Curtiss Jenny Restoration

Welcome! We hope you enjoy following the restoration process of a 1918 Curtiss JN4D Jenny. Once completed, the aeroplane will be flown and displayed at the Candler Field Museum in Williamson GA (30 miles south of Atlanta). You can contact me below by clicking on "VIEW MY PROFILE"

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Location: Peachtree City, Georgia, United States

Thursday, January 28, 2010

Castings & Struts

The castings arrived today from Doveworks Foundry in Anniston, Alabama. Ben Douglas did a great job casting the parts and they will immediately be sent to John Gaertner for the machine work.

These are the rear stick pedestals.

And the fuel gauge bullet.

Also, John Morak has been hard at work carving the wing struts. John is a master woodworker, pilot, and resident of Fairbanks, Alaska.

John is also carving a set of king post struts.
You can tell his workmanship from the photos - superb.

John Gaertner at Blue Swallow Aircraft has begun construction on the ailerons. He cut out all the ribs...

...and the 11 ft. spar blanks. Yes, the Jenny has 11 ft ailerons!

More next week. Enjoy


Wednesday, January 27, 2010

tail attached

One of the things we wanted to accomplish today was to drill the holes for the tail. After setting everything in place, measuring tip to nose, tip to fin etc. the holes were marked and drilled.

The back part of the stabilizer is held in place by two "spoon bolts". These bolts are original which is pretty neat.

The front of the stabilizer is held in place with two U bolts.

We also drilled the holes for the fin. Here, Glen Marsh holds the rudder in place.

More soon


Sunday, January 24, 2010

firewall and turtledeck work

Cut the slots in the firewall today. This is where the fuel tank cradle attaches to the engine bearers. This was cut using a drill (1/4 in. bit) in successive holes followed by cleaning with a Dremel tool and finally filed smooth.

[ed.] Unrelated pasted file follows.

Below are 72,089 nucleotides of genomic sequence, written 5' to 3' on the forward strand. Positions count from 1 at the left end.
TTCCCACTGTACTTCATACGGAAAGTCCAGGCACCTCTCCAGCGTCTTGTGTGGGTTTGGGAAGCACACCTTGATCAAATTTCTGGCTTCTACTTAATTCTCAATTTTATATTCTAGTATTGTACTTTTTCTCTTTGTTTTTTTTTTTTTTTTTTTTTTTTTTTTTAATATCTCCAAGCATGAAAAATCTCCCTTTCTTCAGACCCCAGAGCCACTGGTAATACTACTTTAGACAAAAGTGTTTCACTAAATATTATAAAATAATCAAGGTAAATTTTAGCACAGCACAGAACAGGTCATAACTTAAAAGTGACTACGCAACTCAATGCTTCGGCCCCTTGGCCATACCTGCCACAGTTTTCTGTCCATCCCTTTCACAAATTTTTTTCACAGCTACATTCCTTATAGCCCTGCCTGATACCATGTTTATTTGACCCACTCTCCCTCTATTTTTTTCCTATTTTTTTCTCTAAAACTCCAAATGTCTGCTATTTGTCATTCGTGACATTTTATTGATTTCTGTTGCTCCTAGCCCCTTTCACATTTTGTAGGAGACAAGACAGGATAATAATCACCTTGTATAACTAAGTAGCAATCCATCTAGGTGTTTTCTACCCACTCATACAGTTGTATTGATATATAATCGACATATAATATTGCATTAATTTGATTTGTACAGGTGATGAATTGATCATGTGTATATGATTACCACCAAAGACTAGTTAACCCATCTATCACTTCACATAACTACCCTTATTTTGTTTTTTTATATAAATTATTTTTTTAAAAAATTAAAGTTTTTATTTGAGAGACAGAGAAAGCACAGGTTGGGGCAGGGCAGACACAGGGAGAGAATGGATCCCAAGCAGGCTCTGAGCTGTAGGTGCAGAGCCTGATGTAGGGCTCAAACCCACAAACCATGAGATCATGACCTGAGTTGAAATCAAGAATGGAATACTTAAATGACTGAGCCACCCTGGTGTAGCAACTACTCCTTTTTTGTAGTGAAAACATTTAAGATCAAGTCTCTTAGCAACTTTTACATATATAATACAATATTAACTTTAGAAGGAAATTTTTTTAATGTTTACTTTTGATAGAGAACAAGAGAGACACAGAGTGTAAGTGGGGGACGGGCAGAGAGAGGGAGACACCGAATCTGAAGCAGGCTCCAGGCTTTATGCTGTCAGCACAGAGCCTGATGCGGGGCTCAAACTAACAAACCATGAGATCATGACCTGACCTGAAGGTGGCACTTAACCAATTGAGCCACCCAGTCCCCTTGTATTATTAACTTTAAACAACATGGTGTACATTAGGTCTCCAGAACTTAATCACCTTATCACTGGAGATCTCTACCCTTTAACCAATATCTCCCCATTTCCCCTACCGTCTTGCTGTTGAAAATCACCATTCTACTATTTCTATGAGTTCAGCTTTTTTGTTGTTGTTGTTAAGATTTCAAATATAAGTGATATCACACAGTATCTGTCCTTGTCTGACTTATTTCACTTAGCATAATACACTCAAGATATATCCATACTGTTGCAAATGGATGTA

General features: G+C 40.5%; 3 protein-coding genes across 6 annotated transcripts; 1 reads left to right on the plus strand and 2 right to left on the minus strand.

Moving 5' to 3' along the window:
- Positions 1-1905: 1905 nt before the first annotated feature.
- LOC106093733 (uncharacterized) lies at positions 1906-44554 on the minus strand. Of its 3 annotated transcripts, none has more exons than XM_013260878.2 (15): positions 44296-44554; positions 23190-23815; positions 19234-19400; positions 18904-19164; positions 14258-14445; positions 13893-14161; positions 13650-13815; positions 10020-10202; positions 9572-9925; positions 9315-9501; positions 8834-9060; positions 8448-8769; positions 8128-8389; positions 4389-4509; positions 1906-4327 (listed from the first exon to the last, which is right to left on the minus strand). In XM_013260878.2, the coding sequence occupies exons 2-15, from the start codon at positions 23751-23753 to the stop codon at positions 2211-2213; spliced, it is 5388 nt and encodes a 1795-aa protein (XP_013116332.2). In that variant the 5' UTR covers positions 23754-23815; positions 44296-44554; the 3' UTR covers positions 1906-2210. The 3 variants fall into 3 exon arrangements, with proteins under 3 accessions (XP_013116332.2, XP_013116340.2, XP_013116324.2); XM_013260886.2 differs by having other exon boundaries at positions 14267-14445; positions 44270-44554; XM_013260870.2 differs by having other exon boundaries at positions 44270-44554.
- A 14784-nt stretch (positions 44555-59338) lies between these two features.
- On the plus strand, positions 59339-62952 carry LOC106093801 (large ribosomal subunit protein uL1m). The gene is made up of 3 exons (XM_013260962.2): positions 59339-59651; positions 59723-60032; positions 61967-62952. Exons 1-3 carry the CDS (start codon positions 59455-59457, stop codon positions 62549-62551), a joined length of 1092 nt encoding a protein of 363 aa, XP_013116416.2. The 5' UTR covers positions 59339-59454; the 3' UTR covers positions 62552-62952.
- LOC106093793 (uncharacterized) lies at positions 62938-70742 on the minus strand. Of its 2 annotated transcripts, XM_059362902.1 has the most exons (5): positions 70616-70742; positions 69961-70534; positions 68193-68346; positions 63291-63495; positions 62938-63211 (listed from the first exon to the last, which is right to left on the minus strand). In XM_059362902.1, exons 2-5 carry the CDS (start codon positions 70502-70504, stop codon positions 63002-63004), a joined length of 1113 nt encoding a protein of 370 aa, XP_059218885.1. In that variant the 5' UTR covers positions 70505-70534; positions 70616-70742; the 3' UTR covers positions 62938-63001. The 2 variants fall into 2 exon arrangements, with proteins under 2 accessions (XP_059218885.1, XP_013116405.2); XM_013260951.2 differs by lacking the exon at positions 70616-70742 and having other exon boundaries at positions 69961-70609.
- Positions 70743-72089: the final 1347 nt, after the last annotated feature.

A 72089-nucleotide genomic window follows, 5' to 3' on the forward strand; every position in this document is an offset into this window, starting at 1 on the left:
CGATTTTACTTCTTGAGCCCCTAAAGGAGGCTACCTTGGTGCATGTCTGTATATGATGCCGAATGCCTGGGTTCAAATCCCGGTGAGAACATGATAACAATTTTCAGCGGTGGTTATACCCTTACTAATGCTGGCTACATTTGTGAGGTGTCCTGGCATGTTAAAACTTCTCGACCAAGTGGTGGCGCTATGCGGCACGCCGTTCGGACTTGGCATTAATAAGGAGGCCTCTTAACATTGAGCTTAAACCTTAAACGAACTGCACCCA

Two cuts were made.

I spent a bunch of time ensuring that each stringer was 1/4 in. above the bulkhead.

For you future Jenny builders - towards the last two bulkheads, the stringers must sink down to 3/16 in. This is because the side stringers (when I put them on soon) twist and lay flat at the end. The side stringers are 3/16 in. so it makes everything flush. When I get to this point, I'll take some detail shots to show you.

For now, I just deepened the hole with the Dremel tool.

And measured 3/16 in.

That's all for today. More soon


Friday, January 22, 2010

Tail brace tubes

Today, Glen Marsh met me at the hangar and we decided to tackle the rear stabilizer braces. The first thing was to take the drawing of the fuselage bracket (as graciously supplied by Doc Hood - no original drawing exists) and transfer the dimensions to a piece of paper.

Then using the template, we band sawed the rough shape out of a piece of .190 sheet steel and fine tuned it with the grinder.

Here they are prior to finishing, bending and drilling.

Also, the lower end of the front brace was made too.

As was a top end. Luckily, we had an original brace to use as a pattern!

Also, the upper and lower ends of the rear brace were also cut.

Switching to the turtledeck, quite a bit of time was spent trimming the last bulkhead. Several times we had the stabilizer on and off to make sure the bulkhead was a tight fit. I subscribe to the motto "measure twice, cut once" but in this case, I left the stringers long for one final "fit". They will be cut flush next.

Till then



Monday, January 18, 2010

Engine installed for the first time

Today's goal was to install the Hisso engine. With the help of my friends Drew Walker and Glen Marsh, we nervously raised the engine and set it into the engine bearers.

It fit fine.

I wanted to get the engine bearers straight and true, so we dropped plumb lines and broke out the rulers.

We also held the radiator in place just to see how things fit. This picture does not lie - it really takes two people to move the radiator around. It's pretty heavy.

The main reason for getting the engine bearers in place was so I could cut the slots in the firewall for the fuel tank cradle.

The slot was marked and I'll cut this out next shop day.

In the mean time, Drew and Glen cut some 1/8 in. sheet stock to make a few parts for the stabilizer braces.

More soon.


Sunday, January 17, 2010

A real Barnstormer story

One of the neat things about this builders blog is that I get to meet a lot of interesting people and they all seem to have one thing in common - the Curtiss Jenny. Sometimes it's model builders, sometimes it's people wanting to build their own Jenny, and in this case I met Steve Holder, of Kettering OH.

Steve wrote and asked me this question:
I`m hoping you can help me. Do you know how I can find out who is the oldest living airplane passenger ?
My 85 year old mother took her first airplane flight in 1925 when she was just 2 weeks old. My grandfather, Jim Trich was a licensed pilot and flew a